The promise of rock 'n' roll - and of all music in general - is that it can liberate the individual. Rock in particular is the ultimate democratic music in that just about anyone with some skill can play it and music lessons are not strictly necessary. Thus it is that people can free themselves just by having the guts to go onstage and play, play and play until they get heard. If you want freedom enough you will go through just about anything to get it, and the same goes for rock*. Who knows how many dubious parents watched as their sons and daughters set off for musical glory, though I am guessing they were mostly supportive as well, since music is like a bug - it cannot be helped, and the need to play and sing is as strong as other primal urges...
...all of which is to say here we are in Newcastle, with a band who undoubtedly had music as their one way out; it surprised me to find out they didn't write this song, as it is so much their story. And yet once heard it became everyone's song, from the UK to the US to soldiers in Vietnam, for whom this was an anthem. The imperative to break the chains and start up fresh and GET OUT are fuelled by the tense, rough vibe of the song and Burdon's compassionate and loud pleas. Can things really go on as they are? Can a young man go off to join the Freedom Riders, only to come back and find his girl's parents watching The Black & White Minstrel Show? Generations were slamming into each other all over the place and the intractability of the older generation was threatening to smother the younger - they simply HAD to break free, because 1965 wasn't 1945 or even 1955 (how much of UK culture refuses to comprehend this, I wonder).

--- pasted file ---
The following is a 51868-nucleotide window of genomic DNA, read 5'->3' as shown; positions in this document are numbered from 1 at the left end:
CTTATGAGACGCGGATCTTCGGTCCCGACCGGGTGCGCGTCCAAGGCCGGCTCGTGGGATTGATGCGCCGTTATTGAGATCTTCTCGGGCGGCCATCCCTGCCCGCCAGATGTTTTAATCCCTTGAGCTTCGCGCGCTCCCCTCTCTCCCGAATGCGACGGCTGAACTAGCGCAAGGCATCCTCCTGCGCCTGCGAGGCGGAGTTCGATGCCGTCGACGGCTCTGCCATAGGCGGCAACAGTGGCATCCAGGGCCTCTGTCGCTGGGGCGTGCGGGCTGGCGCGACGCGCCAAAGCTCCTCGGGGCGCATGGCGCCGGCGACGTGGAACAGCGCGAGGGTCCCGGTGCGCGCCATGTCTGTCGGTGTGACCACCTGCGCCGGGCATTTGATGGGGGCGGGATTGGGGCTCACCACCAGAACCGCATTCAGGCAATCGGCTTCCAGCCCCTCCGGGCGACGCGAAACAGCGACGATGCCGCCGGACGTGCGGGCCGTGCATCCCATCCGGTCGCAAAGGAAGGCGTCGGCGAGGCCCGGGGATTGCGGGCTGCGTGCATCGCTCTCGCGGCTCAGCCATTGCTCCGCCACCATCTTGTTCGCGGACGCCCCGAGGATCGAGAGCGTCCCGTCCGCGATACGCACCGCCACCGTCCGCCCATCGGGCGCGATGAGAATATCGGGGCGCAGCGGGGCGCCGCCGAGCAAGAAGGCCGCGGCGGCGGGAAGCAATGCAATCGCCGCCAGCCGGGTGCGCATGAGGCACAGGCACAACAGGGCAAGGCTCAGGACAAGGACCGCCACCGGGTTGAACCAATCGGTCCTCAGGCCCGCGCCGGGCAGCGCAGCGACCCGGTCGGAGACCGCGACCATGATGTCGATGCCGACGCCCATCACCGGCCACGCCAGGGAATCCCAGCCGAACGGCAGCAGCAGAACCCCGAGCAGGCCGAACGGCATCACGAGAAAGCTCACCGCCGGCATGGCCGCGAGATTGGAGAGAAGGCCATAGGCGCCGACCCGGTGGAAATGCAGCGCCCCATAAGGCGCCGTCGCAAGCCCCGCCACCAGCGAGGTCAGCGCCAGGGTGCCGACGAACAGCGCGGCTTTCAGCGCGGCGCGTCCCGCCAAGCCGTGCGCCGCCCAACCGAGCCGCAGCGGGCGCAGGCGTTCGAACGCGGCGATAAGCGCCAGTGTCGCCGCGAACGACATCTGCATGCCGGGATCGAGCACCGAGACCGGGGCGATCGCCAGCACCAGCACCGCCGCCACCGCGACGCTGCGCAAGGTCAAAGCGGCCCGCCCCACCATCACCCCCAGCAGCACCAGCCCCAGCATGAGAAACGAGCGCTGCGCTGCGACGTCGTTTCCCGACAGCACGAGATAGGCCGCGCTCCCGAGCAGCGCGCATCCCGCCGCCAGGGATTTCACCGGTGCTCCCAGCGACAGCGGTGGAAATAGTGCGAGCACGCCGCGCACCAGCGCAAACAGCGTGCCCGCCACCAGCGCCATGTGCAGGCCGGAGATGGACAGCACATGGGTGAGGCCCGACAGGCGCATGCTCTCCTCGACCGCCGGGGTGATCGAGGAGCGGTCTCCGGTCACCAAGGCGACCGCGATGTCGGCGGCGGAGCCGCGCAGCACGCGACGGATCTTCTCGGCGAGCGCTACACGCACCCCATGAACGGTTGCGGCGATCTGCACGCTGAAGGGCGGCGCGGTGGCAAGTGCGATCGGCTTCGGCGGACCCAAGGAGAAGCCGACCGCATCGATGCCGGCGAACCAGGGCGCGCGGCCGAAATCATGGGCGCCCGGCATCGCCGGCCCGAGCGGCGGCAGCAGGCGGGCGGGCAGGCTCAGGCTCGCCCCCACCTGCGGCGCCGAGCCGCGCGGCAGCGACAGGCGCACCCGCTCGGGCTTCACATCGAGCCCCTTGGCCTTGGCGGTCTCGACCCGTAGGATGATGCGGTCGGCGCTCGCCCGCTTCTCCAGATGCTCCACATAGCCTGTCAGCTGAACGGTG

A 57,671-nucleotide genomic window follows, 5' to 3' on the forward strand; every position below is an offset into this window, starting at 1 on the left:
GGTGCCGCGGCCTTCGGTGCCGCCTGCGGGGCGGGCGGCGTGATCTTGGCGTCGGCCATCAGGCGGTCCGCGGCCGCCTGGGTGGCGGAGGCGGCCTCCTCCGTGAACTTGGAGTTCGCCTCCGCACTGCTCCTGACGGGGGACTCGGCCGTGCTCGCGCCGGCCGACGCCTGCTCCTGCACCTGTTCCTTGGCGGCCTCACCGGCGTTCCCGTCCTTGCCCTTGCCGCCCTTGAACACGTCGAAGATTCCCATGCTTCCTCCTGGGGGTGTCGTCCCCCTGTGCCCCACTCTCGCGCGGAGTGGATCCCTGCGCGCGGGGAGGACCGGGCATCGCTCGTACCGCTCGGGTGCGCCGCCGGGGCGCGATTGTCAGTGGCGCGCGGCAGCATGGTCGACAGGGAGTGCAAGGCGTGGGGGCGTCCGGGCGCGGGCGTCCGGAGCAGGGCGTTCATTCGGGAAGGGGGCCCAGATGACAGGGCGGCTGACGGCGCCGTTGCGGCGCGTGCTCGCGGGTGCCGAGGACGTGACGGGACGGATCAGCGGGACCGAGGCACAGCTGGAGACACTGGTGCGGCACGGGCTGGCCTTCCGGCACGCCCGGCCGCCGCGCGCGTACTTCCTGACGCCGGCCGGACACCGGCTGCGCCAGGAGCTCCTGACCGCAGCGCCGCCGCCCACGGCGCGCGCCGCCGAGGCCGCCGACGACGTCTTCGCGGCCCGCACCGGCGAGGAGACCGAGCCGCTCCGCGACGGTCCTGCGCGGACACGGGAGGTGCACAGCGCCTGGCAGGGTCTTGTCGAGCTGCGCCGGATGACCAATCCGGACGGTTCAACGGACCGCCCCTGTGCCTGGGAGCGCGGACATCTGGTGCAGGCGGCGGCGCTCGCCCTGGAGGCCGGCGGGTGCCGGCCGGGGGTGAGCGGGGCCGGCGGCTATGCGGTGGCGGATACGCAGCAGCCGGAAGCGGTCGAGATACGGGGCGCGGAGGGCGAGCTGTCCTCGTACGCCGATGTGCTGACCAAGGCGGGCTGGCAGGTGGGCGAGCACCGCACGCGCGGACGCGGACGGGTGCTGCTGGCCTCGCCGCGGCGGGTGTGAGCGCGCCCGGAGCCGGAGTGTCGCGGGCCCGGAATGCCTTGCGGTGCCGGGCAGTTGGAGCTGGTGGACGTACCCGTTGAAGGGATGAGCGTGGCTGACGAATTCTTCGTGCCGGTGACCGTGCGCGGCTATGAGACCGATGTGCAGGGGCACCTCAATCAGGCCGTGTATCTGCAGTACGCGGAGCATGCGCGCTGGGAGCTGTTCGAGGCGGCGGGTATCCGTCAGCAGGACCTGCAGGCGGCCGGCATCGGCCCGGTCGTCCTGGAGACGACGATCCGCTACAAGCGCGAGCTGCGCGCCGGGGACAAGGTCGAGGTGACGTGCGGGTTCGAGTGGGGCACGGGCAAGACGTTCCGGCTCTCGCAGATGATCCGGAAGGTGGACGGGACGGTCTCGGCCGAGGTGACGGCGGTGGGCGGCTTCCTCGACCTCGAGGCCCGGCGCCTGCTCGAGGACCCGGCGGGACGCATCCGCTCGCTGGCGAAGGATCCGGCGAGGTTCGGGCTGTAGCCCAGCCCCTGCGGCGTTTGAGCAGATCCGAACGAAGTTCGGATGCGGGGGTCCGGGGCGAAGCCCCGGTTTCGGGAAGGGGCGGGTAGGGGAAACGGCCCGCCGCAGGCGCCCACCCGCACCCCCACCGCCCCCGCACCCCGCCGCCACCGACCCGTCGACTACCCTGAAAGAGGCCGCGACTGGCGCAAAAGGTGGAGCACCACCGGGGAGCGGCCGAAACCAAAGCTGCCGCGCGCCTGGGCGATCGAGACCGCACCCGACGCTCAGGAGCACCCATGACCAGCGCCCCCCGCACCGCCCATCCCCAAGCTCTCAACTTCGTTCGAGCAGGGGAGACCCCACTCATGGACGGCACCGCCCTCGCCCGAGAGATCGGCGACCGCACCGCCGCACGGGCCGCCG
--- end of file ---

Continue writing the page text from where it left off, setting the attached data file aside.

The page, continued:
Barry Mann and Cynthia Weil wrote this for the Righteous Brothers; then Mann was going to record it himself, only to have this come out first (due to Allen Klein's giving a copy of the demo to Mickie Most). From New York to Newcastle the message was sent and received, and heard and understood worldwide. In the above clip the Animals seem to be in a post-Shindig!-riot Victorian museum - bad boys they may have been, but freedom perceived and freedom not-quite-within-reach could make anyone angry. And one way or another this song spoke to many everywhere yearning for escape, even if they had no real expectation of it, just kids with transistor radios under their pillows, listening and biding their time. Freedom is there, you just have to be determined enough to take it. How to escape, though; that's the thing.
*There is a wide manly sentimental streak in rock that forgives and tolerates a great deal; in the Sixties the liberation was on all fronts, which of course caused some to overdo it. The repercussions of those excesses caught up with some faster than others.